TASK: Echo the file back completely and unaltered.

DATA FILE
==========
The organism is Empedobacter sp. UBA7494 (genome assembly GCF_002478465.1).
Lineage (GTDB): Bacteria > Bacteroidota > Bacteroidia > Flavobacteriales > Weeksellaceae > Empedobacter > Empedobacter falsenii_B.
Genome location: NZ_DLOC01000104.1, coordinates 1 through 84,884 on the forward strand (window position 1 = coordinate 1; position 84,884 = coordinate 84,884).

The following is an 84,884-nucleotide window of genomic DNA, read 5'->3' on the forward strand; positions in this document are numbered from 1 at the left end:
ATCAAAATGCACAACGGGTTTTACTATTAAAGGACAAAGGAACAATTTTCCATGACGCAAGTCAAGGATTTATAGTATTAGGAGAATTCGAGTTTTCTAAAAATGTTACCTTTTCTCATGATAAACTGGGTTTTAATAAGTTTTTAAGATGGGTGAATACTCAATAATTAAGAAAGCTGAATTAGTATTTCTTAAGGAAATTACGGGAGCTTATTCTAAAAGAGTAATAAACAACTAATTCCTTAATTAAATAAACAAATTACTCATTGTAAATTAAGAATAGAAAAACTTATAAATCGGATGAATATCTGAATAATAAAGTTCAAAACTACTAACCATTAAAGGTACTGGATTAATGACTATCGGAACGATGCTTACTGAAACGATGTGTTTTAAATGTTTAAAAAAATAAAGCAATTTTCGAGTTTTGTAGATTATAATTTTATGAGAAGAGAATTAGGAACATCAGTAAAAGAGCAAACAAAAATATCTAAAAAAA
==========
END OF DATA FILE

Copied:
The organism is Empedobacter sp. UBA7494 (genome assembly GCF_002478465.1).
Lineage (GTDB): Bacteria > Bacteroidota > Bacteroidia > Flavobacteriales > Weeksellaceae > Empedobacter > Empedobacter falsenii_B.
Genome location: NZ_DLOC01000104.1, coordinates 1 through 84,884 on the forward strand (window position 1 = coordinate 1; position 84,884 = coordinate 84,884).

The following is an 84,884-nucleotide window of genomic DNA, read 5'->3' on the forward strand; positions in this document are numbered from 1 at the left end:
ATCAAAATGCACAACGGGTTTTACTATTAAAGGACAAAGGAACAATTTTCCATGACGCAAGTCAAGGATTTATAGTATTAGGAGAATTCGAGTTTTCTAAAAATGTTACCTTTTCTCATGATAAACTGGGTTTTAATAAGTTTTTAAGATGGGTGAATACTCAATAATTAAGAAAGCTGAATTAGTATTTCTTAAGGAAATTACGGGAGCTTATTCTAAAAGAGTAATAAACAACTAATTCCTTAATTAAATAAACAAATTACTCATTGTAAATTAAGAATAGAAAAACTTATAAATCGGATGAATATCTGAATAATAAAGTTCAAAACTACTAACCATTAAAGGTACTGGATTAATGACTATCGGAACGATGCTTACTGAAACGATGTGTTTTAAATGTTTAAAAAAATAAAGCAATTTTCGAGTTTTGTAGATTATAATTTTATGAGAAGAGAATTAGGAACATCAGTAAAAGAGCAAACAAAAATATCTAAAAAAA